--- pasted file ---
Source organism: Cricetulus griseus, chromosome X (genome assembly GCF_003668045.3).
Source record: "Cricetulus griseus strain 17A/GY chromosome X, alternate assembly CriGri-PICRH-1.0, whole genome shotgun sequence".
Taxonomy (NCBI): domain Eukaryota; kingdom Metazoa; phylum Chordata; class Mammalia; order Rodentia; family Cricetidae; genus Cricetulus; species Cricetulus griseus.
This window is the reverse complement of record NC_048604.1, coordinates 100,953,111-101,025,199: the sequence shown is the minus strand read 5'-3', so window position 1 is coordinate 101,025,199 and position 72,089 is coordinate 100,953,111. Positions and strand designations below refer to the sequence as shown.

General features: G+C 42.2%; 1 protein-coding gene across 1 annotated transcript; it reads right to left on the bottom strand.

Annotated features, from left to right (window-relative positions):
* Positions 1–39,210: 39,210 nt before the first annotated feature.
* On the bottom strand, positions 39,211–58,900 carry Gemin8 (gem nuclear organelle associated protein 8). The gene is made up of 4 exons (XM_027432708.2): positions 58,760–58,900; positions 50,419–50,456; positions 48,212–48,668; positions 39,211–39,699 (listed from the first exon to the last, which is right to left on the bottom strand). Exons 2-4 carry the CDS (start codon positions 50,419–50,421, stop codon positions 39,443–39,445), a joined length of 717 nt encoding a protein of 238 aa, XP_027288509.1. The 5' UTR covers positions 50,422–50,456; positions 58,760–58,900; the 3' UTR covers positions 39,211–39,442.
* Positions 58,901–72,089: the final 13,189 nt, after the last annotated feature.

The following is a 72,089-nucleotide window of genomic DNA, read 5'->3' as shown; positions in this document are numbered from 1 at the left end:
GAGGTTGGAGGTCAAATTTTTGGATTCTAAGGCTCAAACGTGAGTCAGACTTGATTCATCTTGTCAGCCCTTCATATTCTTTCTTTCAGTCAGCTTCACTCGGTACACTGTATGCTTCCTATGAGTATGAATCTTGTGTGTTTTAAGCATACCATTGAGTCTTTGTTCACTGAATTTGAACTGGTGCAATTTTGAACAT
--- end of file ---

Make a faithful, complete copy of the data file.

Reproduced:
Source organism: Cricetulus griseus, chromosome X (genome assembly GCF_003668045.3).
Source record: "Cricetulus griseus strain 17A/GY chromosome X, alternate assembly CriGri-PICRH-1.0, whole genome shotgun sequence".
Taxonomy (NCBI): domain Eukaryota; kingdom Metazoa; phylum Chordata; class Mammalia; order Rodentia; family Cricetidae; genus Cricetulus; species Cricetulus griseus.
This window is the reverse complement of record NC_048604.1, coordinates 100,953,111-101,025,199: the sequence shown is the minus strand read 5'-3', so window position 1 is coordinate 101,025,199 and position 72,089 is coordinate 100,953,111. Positions and strand designations below refer to the sequence as shown.

General features: G+C 42.2%; 1 protein-coding gene across 1 annotated transcript; it reads right to left on the bottom strand.

Annotated features, from left to right (window-relative positions):
* Positions 1–39,210: 39,210 nt before the first annotated feature.
* On the bottom strand, positions 39,211–58,900 carry Gemin8 (gem nuclear organelle associated protein 8). The gene is made up of 4 exons (XM_027432708.2): positions 58,760–58,900; positions 50,419–50,456; positions 48,212–48,668; positions 39,211–39,699 (listed from the first exon to the last, which is right to left on the bottom strand). Exons 2-4 carry the CDS (start codon positions 50,419–50,421, stop codon positions 39,443–39,445), a joined length of 717 nt encoding a protein of 238 aa, XP_027288509.1. The 5' UTR covers positions 50,422–50,456; positions 58,760–58,900; the 3' UTR covers positions 39,211–39,442.
* Positions 58,901–72,089: the final 13,189 nt, after the last annotated feature.

The following is a 72,089-nucleotide window of genomic DNA, read 5'->3' as shown; positions in this document are numbered from 1 at the left end:
GAGGTTGGAGGTCAAATTTTTGGATTCTAAGGCTCAAACGTGAGTCAGACTTGATTCATCTTGTCAGCCCTTCATATTCTTTCTTTCAGTCAGCTTCACTCGGTACACTGTATGCTTCCTATGAGTATGAATCTTGTGTGTTTTAAGCATACCATTGAGTCTTTGTTCACTGAATTTGAACTGGTGCAATTTTGAACAT